Išorės autorius

Clara COTRONEO, Olivia BROWN, Iwona KARWOT - European Institute of Public Administration

Women in politics in the EU: State of play

26-02-2021

One hundred years after women won the vote or were first elected to parliament in some EU countries, the data show that women continue to be under-represented in politics and public life, in the European Parliament, national parliaments and governments, and local assemblies. The arguments for gender balance in politics are numerous, and benefit not only women and female politicians, but also parties themselves and the rest of society. After all, women form half the population and need to be better ...

One hundred years after women won the vote or were first elected to parliament in some EU countries, the data show that women continue to be under-represented in politics and public life, in the European Parliament, national parliaments and governments, and local assemblies. The arguments for gender balance in politics are numerous, and benefit not only women and female politicians, but also parties themselves and the rest of society. After all, women form half the population and need to be better represented in power structures. However, there is now solid evidence both of obstacles and of the strategies that are effective when it comes to increasing women's participation and representation. Here, political parties and the media can be both barriers and important enablers. The EU has committed to achieving a gender balance in political representation and participation as a matter of justice, equality and democracy. Concrete recommendations have been made for achieving this goal, including specific action that could be taken by the EU institutions, national governments, political parties, civil society and the media. The ongoing coronavirus pandemic has shone a spotlight on the issue of women's leadership and its implications for gender equality. This is an update of a Briefing from March 2019, drafted by Rosamund Shreeves and Martina Prpic, PE 635.548.

Covid-19: The need for a gendered response

26-02-2021

In the midst of the current pandemic, adopting a gender perspective may seem a secondary concern. However, pandemics are known to affect women and men differently, making it essential to recognise these differences in order to understand the impacts on individuals and communities and to respond effectively and equitably. There is already clear evidence that the ongoing health, social and economic crisis is having gendered impacts. Disaggregated data show that sex and gender are playing a role in ...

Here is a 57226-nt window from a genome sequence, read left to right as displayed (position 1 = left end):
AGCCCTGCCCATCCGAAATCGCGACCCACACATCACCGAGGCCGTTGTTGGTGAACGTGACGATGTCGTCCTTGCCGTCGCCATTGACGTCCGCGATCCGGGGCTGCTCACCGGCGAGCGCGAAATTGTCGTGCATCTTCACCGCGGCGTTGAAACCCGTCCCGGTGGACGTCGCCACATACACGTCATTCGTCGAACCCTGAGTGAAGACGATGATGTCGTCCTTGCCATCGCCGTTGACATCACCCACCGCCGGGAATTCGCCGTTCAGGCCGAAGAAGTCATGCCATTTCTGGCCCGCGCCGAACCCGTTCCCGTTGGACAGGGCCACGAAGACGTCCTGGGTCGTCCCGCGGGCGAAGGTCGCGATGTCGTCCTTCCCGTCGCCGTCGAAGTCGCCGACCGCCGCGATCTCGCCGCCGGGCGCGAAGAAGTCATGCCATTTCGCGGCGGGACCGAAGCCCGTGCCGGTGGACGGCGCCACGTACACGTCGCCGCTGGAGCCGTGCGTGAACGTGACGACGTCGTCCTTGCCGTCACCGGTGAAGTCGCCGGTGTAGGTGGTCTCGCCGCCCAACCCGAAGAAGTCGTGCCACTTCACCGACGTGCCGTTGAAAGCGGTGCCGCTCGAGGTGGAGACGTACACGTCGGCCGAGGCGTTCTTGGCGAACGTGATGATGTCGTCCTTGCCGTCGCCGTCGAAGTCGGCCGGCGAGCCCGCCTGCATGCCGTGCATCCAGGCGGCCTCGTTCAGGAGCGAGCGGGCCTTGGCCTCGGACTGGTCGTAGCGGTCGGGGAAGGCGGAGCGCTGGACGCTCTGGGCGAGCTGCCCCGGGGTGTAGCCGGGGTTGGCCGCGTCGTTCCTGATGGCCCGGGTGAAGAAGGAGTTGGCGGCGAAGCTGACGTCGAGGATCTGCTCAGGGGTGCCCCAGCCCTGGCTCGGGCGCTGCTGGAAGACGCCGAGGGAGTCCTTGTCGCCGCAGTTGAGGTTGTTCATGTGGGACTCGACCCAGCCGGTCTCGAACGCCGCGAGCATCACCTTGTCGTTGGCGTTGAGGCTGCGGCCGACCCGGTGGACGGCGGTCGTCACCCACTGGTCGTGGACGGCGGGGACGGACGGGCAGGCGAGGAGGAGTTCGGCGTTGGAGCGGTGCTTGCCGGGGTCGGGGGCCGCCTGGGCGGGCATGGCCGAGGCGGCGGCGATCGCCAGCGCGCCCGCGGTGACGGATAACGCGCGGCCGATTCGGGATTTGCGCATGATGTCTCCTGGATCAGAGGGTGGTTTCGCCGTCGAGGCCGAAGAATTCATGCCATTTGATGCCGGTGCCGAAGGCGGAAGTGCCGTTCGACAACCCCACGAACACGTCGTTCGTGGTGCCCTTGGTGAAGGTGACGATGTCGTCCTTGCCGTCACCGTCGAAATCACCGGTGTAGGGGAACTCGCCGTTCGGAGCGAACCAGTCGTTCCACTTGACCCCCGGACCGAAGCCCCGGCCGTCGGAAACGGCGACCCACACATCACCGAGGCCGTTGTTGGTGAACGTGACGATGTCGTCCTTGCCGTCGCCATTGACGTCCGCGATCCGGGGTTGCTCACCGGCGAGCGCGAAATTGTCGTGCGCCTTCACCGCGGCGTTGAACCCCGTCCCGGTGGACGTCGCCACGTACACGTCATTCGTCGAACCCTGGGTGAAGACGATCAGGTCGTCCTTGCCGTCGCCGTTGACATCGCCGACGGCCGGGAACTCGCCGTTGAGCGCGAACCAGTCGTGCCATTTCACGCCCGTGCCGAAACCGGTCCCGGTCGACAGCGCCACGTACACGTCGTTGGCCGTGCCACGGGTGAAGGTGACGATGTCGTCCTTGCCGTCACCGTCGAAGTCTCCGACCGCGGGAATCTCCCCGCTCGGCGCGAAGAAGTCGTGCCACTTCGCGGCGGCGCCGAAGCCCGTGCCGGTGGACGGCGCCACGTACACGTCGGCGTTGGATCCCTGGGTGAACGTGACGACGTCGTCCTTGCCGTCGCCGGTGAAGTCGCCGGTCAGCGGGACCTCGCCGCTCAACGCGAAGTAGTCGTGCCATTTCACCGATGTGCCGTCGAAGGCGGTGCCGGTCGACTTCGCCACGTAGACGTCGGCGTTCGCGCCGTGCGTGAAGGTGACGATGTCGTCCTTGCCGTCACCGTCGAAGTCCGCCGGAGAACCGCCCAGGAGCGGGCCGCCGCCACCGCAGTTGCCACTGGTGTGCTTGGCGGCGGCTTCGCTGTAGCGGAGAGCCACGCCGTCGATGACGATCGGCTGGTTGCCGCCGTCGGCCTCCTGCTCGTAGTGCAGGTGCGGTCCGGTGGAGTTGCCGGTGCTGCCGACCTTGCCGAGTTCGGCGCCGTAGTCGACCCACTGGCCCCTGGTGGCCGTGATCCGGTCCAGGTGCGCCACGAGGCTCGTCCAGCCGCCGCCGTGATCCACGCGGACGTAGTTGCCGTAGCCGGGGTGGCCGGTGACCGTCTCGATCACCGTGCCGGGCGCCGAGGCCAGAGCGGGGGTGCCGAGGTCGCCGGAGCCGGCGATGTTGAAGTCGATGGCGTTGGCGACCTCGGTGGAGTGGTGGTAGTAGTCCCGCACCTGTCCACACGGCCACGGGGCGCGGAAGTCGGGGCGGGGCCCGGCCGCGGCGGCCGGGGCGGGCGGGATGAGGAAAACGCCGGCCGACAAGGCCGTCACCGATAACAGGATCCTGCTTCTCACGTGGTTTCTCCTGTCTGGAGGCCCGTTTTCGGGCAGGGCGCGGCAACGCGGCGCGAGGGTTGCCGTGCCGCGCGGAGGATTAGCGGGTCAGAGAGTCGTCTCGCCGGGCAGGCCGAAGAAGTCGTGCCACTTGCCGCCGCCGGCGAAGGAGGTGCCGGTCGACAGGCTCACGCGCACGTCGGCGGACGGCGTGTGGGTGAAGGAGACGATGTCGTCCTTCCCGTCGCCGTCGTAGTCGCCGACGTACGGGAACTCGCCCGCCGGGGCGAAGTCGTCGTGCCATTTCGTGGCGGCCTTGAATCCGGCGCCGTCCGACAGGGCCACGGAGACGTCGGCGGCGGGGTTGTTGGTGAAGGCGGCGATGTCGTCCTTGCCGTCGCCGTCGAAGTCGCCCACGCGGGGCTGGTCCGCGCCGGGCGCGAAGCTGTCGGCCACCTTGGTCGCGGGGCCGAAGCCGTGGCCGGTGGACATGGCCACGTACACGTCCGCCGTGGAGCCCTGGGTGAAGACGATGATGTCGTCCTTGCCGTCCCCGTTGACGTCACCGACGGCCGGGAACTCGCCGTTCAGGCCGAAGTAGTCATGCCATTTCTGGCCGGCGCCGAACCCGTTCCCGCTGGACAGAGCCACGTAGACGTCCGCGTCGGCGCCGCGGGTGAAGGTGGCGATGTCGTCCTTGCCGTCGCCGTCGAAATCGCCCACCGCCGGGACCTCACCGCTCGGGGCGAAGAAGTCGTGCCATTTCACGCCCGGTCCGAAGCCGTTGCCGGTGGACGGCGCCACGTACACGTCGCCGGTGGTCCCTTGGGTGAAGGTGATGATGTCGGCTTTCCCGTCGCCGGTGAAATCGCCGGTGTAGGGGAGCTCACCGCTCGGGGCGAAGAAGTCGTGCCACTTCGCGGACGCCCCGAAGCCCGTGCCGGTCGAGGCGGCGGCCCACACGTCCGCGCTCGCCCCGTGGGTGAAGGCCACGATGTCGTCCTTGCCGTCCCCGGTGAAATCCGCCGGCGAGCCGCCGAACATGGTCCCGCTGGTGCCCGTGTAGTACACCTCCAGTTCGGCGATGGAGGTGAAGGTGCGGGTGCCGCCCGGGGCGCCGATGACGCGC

In the midst of the current pandemic, adopting a gender perspective may seem a secondary concern. However, pandemics are known to affect women and men differently, making it essential to recognise these differences in order to understand the impacts on individuals and communities and to respond effectively and equitably. There is already clear evidence that the ongoing health, social and economic crisis is having gendered impacts. Disaggregated data show that sex and gender are playing a role in exposure to the virus and risks of severe outcomes, and that some groups of women and men are particularly vulnerable. Lockdown measures have led to an increase in violence against women and disrupted access to support services. Access to sexual and reproductive healthcare has also been affected. Successive lockdowns have widened the existing gender divide in unpaid care work that was already keeping more women than men out of the labour market. Greater work-life conflict is one of the factors leading to women's employment being worse hit than men's, with potential long-term impacts on women's employment, pay and career advancement. The pandemic has also brought the issue of women's participation in decision-making to the fore. Without a gender-sensitive approach, the pandemic could have far-reaching implications, including a real risk of exacerbating gender inequalities and sending progress into reverse. At the same time, gender mainstreaming tools such as gender impact assessments and gender budgeting exist that could, if used effectively, mitigate the negative consequences and contribute to achieving gender equality. Internationally and within the European Union (EU), there have been calls for gender-sensitive emergency and long-term responses. In January 2021, the European Parliament adopted a resolution setting out recommendations on both aspects.